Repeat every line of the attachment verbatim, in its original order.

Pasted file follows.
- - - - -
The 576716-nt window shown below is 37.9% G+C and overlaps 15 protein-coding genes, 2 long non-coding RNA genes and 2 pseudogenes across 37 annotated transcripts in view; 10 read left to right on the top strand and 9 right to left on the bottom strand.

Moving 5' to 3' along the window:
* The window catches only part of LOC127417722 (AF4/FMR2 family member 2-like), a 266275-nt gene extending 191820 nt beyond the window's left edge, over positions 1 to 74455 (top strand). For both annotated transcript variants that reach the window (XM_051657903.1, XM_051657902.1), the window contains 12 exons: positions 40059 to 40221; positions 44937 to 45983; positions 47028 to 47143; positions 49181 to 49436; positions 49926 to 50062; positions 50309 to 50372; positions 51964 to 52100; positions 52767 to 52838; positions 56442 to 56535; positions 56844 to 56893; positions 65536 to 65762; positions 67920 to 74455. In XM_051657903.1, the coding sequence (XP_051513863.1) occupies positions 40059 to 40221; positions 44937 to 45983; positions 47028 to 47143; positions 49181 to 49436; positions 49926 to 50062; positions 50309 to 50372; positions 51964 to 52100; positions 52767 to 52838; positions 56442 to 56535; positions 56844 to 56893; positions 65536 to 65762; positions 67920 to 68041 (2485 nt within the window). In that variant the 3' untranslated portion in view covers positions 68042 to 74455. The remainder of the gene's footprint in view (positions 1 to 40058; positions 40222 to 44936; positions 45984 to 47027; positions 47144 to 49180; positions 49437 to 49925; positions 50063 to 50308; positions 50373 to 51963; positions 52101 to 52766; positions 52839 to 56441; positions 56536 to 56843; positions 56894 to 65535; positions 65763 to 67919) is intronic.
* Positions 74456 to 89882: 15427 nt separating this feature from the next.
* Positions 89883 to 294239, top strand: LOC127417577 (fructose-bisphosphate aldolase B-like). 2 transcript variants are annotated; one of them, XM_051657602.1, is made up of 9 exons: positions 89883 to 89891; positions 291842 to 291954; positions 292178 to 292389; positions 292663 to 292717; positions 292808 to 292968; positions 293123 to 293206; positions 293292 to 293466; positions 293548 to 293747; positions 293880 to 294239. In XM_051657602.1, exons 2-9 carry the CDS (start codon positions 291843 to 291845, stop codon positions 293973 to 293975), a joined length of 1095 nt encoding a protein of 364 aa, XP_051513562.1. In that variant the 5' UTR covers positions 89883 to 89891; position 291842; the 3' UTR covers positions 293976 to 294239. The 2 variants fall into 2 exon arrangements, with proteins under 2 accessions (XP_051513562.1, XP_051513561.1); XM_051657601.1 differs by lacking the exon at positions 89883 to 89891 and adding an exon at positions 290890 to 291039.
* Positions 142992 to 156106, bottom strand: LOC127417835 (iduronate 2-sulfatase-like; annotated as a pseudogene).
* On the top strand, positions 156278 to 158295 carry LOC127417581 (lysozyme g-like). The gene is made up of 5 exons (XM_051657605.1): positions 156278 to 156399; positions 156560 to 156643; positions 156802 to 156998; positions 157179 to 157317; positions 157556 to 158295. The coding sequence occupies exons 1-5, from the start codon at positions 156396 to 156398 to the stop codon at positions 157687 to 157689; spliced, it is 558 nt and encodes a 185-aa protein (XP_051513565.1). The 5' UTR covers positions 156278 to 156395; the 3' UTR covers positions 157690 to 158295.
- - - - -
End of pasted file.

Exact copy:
The 576716-nt window shown below is 37.9% G+C and overlaps 15 protein-coding genes, 2 long non-coding RNA genes and 2 pseudogenes across 37 annotated transcripts in view; 10 read left to right on the top strand and 9 right to left on the bottom strand.

Moving 5' to 3' along the window:
* The window catches only part of LOC127417722 (AF4/FMR2 family member 2-like), a 266275-nt gene extending 191820 nt beyond the window's left edge, over positions 1 to 74455 (top strand). For both annotated transcript variants that reach the window (XM_051657903.1, XM_051657902.1), the window contains 12 exons: positions 40059 to 40221; positions 44937 to 45983; positions 47028 to 47143; positions 49181 to 49436; positions 49926 to 50062; positions 50309 to 50372; positions 51964 to 52100; positions 52767 to 52838; positions 56442 to 56535; positions 56844 to 56893; positions 65536 to 65762; positions 67920 to 74455. In XM_051657903.1, the coding sequence (XP_051513863.1) occupies positions 40059 to 40221; positions 44937 to 45983; positions 47028 to 47143; positions 49181 to 49436; positions 49926 to 50062; positions 50309 to 50372; positions 51964 to 52100; positions 52767 to 52838; positions 56442 to 56535; positions 56844 to 56893; positions 65536 to 65762; positions 67920 to 68041 (2485 nt within the window). In that variant the 3' untranslated portion in view covers positions 68042 to 74455. The remainder of the gene's footprint in view (positions 1 to 40058; positions 40222 to 44936; positions 45984 to 47027; positions 47144 to 49180; positions 49437 to 49925; positions 50063 to 50308; positions 50373 to 51963; positions 52101 to 52766; positions 52839 to 56441; positions 56536 to 56843; positions 56894 to 65535; positions 65763 to 67919) is intronic.
* Positions 74456 to 89882: 15427 nt separating this feature from the next.
* Positions 89883 to 294239, top strand: LOC127417577 (fructose-bisphosphate aldolase B-like). 2 transcript variants are annotated; one of them, XM_051657602.1, is made up of 9 exons: positions 89883 to 89891; positions 291842 to 291954; positions 292178 to 292389; positions 292663 to 292717; positions 292808 to 292968; positions 293123 to 293206; positions 293292 to 293466; positions 293548 to 293747; positions 293880 to 294239. In XM_051657602.1, exons 2-9 carry the CDS (start codon positions 291843 to 291845, stop codon positions 293973 to 293975), a joined length of 1095 nt encoding a protein of 364 aa, XP_051513562.1. In that variant the 5' UTR covers positions 89883 to 89891; position 291842; the 3' UTR covers positions 293976 to 294239. The 2 variants fall into 2 exon arrangements, with proteins under 2 accessions (XP_051513562.1, XP_051513561.1); XM_051657601.1 differs by lacking the exon at positions 89883 to 89891 and adding an exon at positions 290890 to 291039.
* Positions 142992 to 156106, bottom strand: LOC127417835 (iduronate 2-sulfatase-like; annotated as a pseudogene).
* On the top strand, positions 156278 to 158295 carry LOC127417581 (lysozyme g-like). The gene is made up of 5 exons (XM_051657605.1): positions 156278 to 156399; positions 156560 to 156643; positions 156802 to 156998; positions 157179 to 157317; positions 157556 to 158295. The coding sequence occupies exons 1-5, from the start codon at positions 156396 to 156398 to the stop codon at positions 157687 to 157689; spliced, it is 558 nt and encodes a 185-aa protein (XP_051513565.1). The 5' UTR covers positions 156278 to 156395; the 3' UTR covers positions 157690 to 158295.